Pace bowlers Mitchell McClenaghan and Kyle Mills, off-spinner Nathan McCullum and batsman Tom Latham have sat on the sidelines as coach Mike Hesson has kept faith with the same side who have rattled up four wins so far.
New Zealand face Afghanistan at Napier’s McLean Park on Sunday and local pundits have suggested it could be the ideal opportunity for the quartet to shake off any rustiness that could affect them if they are not called upon until the knockout phases.
None have played a competitive match in almost a month.
Opening bowler Tim Southee, however, said the quartet had been training hard and allayed any fears they would not slot seamlessly into the well-oiled machine that Hesson and McCullum have constructed.
“They’ve been brilliant. They’re training the house down, they’re bowling exceptionally well in the nets and they’re offering a lot,” said Southee, who is the leading wicket taker in the tournament with 13.
“Their heads are still up and they’re wanting what’s best for the team and their attitude and work ethic away from the game has been outstanding.
“They’re working very hard behind the scenes and just banging the door down, waiting for their chance.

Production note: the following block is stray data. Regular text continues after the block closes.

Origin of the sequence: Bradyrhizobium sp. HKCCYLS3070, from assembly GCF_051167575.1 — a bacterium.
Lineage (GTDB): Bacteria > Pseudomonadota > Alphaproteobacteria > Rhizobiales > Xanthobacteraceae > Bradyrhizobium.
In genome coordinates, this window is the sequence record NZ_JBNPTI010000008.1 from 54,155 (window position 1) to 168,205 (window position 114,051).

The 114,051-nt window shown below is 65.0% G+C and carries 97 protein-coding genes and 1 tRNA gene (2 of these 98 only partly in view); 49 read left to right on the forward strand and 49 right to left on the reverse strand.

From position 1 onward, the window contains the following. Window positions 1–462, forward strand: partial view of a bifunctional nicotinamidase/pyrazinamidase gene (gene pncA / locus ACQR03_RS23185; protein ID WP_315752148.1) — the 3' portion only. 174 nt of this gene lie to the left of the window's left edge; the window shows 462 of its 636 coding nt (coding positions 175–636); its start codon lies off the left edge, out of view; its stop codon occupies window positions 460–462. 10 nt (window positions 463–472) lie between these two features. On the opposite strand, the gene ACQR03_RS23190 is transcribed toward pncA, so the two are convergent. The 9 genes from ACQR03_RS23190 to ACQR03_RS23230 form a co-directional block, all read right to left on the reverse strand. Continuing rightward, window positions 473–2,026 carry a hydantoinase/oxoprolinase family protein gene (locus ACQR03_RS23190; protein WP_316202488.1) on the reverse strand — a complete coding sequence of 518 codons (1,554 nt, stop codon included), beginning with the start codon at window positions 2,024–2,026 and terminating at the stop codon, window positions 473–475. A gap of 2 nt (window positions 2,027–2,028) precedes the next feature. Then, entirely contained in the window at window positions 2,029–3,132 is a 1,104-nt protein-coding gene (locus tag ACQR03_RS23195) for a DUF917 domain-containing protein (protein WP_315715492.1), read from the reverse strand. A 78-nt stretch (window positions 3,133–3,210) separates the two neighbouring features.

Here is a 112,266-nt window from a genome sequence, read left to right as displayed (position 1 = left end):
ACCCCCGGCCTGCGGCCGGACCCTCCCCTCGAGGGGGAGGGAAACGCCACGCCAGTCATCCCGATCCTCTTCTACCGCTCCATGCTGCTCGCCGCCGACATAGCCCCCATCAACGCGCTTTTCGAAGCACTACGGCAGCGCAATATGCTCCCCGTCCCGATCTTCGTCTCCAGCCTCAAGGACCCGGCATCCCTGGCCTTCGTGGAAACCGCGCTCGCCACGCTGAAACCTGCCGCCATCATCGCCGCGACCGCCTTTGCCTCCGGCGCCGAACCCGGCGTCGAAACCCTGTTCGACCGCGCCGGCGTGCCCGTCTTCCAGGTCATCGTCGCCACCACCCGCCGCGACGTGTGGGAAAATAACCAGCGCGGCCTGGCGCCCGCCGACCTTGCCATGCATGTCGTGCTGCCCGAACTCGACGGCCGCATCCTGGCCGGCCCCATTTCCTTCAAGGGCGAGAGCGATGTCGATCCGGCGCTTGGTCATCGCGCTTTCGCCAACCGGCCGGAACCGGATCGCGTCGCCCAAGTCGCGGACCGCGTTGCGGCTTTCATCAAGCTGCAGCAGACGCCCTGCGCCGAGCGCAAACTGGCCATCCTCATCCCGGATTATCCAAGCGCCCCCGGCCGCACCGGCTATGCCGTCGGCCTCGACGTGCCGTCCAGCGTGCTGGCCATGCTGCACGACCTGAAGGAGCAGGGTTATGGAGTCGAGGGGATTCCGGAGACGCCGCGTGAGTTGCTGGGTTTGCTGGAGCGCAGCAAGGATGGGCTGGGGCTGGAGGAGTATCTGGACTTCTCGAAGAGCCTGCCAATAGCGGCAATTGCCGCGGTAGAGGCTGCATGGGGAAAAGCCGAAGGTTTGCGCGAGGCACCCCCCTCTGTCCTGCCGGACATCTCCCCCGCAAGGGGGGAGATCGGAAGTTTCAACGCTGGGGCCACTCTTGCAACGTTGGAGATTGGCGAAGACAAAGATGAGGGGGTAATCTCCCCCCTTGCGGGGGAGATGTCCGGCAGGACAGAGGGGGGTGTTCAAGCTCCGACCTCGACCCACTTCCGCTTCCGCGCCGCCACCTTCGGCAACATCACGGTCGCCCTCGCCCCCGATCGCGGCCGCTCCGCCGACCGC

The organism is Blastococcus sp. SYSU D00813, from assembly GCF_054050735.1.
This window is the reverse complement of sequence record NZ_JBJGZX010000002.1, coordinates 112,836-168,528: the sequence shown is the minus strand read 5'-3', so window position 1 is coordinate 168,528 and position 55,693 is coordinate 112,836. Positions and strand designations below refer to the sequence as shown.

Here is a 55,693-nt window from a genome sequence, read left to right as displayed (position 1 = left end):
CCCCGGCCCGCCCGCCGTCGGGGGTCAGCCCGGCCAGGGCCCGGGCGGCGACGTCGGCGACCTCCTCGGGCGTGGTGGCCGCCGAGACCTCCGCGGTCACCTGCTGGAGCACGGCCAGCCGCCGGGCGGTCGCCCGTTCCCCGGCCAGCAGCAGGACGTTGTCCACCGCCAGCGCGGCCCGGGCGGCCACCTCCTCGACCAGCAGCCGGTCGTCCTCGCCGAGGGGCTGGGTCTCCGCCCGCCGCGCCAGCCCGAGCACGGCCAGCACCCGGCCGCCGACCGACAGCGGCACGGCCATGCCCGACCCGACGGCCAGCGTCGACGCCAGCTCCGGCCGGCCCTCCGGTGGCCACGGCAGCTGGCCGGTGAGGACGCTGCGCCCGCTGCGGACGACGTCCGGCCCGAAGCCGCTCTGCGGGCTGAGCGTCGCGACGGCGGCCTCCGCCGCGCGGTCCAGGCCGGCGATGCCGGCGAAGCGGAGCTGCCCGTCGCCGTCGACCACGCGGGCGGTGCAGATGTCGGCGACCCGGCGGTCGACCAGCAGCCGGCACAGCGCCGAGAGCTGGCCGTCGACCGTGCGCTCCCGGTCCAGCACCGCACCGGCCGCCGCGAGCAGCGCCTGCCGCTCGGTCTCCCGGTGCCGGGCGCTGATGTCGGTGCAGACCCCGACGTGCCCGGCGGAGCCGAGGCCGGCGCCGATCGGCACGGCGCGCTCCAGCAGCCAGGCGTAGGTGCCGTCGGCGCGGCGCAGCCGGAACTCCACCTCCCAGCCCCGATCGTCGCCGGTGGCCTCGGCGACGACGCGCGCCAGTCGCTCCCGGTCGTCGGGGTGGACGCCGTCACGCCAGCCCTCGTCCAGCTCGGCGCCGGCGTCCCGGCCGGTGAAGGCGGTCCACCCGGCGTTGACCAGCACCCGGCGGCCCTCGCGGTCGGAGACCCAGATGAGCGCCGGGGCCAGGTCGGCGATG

“I’m sure when they get their chance, they’ll grab it with both hands and if it comes in a quarter-final or a semi-final then we know that they’re ready to go.”
Southee missed training on Wednesday with a fever but would take part in an optional session on Thursday, while captain McCullum had recovered from the nasty blow to his arm he received from Mitchell Johnson at Eden Park last Saturday.
McLean Park is the best batting surface in New Zealand and the short square boundaries put the balance of the match firmly in the batsmen’s favour.
Mills has said previously he is not keen on the short boundaries and flat wickets in places like Hamilton and Napier, while McClenaghan’s bounce off a length can be expensive square of the wicket if he gets it slightly wrong.
New Zealand finish their pool play action against Bangladesh in Hamilton on March 13.
(Reporting by Greg Stutchbury; Editing by Patrick Johnston)